Appeal from a judgment of the District Court of Nassau County, First District (William J. O'Brien, J.), rendered November 2, 2009. The judgment convicted defendant, after a non-jury trial, of harassment in the second degree.
Appellate Term, Second Department Published by New York State Law Reporting Bureau pursuant to Judiciary Law § 431.
This opinion is uncorrected and will not be published in the printed Official Reports.
PRESENT: IANNACCI, J.P., NICOLAI and MOLIA, JJ
ORDERED that the judgment of conviction is affirmed.
Defendant was charged with harassment in the second degree (Penal Law § 240.26 ). At a non-jury trial, the complainant and another witness for the People testified that, on the day of the incident, defendant had approached them and their friends while they had been riding their bicycles on cement structures in the park area of the Levittown Public Library. Defendant directed them to leave, and, shortly thereafter, they decided to ride their bicycles to a nearby ski shop. When they were riding near Hempstead Turnpike, defendant jumped out from behind a fence and struck the complainant's left cheek. Defendant testified that he had approached a group riding bicycles in the park area and had told them to leave. He confirmed that he had subsequently encountered the boys while he was walking near Hempstead Turnpike; however, he denied that he had touched anyone. Defendant maintained that he had believed that the kids were following him, and, as he sensed them approaching, he pivoted, said "boo" and "stop, no more" and raised his hand in a "stop motion." At the conclusion of the trial, the District Court convicted defendant of the charged offense.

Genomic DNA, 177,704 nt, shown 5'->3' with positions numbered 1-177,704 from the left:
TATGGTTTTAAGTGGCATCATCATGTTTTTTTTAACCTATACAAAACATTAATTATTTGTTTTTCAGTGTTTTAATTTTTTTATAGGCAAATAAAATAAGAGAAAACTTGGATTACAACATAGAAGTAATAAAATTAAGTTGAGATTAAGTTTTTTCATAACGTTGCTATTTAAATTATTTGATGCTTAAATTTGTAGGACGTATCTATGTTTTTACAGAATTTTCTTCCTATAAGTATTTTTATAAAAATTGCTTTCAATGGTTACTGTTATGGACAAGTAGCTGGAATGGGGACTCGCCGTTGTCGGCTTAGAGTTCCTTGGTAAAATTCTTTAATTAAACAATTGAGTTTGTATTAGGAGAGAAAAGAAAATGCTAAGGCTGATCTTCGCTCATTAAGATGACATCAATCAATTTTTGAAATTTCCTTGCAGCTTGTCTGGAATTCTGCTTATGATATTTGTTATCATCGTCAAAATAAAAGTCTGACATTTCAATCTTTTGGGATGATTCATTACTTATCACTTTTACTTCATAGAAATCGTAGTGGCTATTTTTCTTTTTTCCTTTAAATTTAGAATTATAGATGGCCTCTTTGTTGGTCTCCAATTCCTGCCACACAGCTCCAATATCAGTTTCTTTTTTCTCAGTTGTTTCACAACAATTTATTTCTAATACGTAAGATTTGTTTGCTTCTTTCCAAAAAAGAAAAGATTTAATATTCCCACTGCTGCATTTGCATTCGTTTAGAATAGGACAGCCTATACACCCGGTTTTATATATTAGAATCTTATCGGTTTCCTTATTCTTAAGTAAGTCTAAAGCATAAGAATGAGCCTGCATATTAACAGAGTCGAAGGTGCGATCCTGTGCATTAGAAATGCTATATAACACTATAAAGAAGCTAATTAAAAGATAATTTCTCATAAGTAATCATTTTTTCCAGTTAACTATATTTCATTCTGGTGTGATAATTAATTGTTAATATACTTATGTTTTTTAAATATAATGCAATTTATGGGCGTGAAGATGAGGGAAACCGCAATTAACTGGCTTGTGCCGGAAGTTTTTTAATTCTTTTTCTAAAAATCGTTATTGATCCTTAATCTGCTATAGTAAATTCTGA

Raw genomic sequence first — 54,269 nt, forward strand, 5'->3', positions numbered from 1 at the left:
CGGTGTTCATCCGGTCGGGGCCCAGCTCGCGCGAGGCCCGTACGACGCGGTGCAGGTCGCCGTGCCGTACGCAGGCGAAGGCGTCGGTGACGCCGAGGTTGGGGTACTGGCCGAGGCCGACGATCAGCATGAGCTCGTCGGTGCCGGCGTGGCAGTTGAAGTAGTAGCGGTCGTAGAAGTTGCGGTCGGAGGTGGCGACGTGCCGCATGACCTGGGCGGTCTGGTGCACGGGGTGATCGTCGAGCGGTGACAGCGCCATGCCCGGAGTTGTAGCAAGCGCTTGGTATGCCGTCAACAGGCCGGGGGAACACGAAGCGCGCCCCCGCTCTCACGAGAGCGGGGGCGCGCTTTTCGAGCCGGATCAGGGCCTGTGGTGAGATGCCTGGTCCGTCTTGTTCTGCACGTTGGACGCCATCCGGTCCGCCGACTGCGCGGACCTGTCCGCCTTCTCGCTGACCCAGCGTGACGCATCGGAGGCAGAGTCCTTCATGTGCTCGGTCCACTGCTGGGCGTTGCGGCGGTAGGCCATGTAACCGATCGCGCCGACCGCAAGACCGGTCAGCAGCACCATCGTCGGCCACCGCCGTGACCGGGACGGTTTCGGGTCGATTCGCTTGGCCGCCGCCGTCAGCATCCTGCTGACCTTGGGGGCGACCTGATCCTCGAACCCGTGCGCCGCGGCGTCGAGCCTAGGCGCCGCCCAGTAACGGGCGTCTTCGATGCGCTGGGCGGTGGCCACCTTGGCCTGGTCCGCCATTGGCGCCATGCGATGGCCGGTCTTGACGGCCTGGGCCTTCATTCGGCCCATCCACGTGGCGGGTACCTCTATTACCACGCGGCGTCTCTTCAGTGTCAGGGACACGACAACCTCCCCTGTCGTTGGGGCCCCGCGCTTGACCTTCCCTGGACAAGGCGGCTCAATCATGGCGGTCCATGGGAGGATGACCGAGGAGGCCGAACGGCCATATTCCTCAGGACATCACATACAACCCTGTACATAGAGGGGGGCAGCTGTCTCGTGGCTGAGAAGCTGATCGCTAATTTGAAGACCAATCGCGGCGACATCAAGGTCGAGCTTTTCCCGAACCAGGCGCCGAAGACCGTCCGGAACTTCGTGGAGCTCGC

On appeal, defendant claims that the People failed to establish that he acted with the requisite intent; however, this argument is unpreserved for appellate review, as no objections were made on this ground at trial (see CPL 470.05 ; People v Gray, 86 NY2d 10 ). In any event, viewing the evidence in the light most favorable to the People (People v Contes, 60 NY2d 620 ), we find that it was legally sufficient to establish defendant's intent to harass the complainant. As there is "[o]ften . . . no direct evidence of a defendant's mental state" (People v Smith, 79 NY2d 309, 315 ), intent may "be inferred from the act itself" or from the defendant's "conduct and the surrounding circumstances" (People v Bracey, 41 NY2d 296, 301 ). In light of defendant's initial approach to the complainant in the park and his subsequent acts of jumping out from behind a fence, shouting "boo" and striking the complainant, defendant's conduct and the surrounding circumstances evidenced his intent to harass the complainant, beyond a reasonable doubt (see People v Griffen, 31 Misc 3d 130[A], 2011 NY Slip Op 50574[U] [App Term, 9th & 10th Jud Dists 2011].
In conducting our independent weight of the evidence review (see CPL 470.15 ; People v Danielson, 9 NY3d 342, 348-349 ), we view the evidence in light of the elements of the crimes in this non-jury trial and accord great deference to the District's Court's opportunity to view the witnesses, hear their testimony, and observe their demeanor (People v Romero, 7 NY3d 633, 644-645 ; People v Mateo, 2 NY3d 383, 410 ; People v Bleakley, 69 NY2d 490, 495 ; People v Ramirez, 58 AD3d 757, 758 ). Defendant's contention that the testimony of the People's witness was implausible involves issues of credibility. Upon the exercise of our factual review power, we are satisfied that the verdict was not against the weight of the credible evidence (see People v Lane, 7 NY3d 888, 890 ; Romero, 7 NY3d at 644-645; Bleakley, 69 NY2d at 495; People v Griffen, 31 Misc 3d 130[A], 2011 NY Slip Op 50574[U]).
Accordingly, the judgment of conviction is affirmed.
Iannacci, J.P., Nicolai and Molia, JJ., concur.
Decision Date: July 07, 2011
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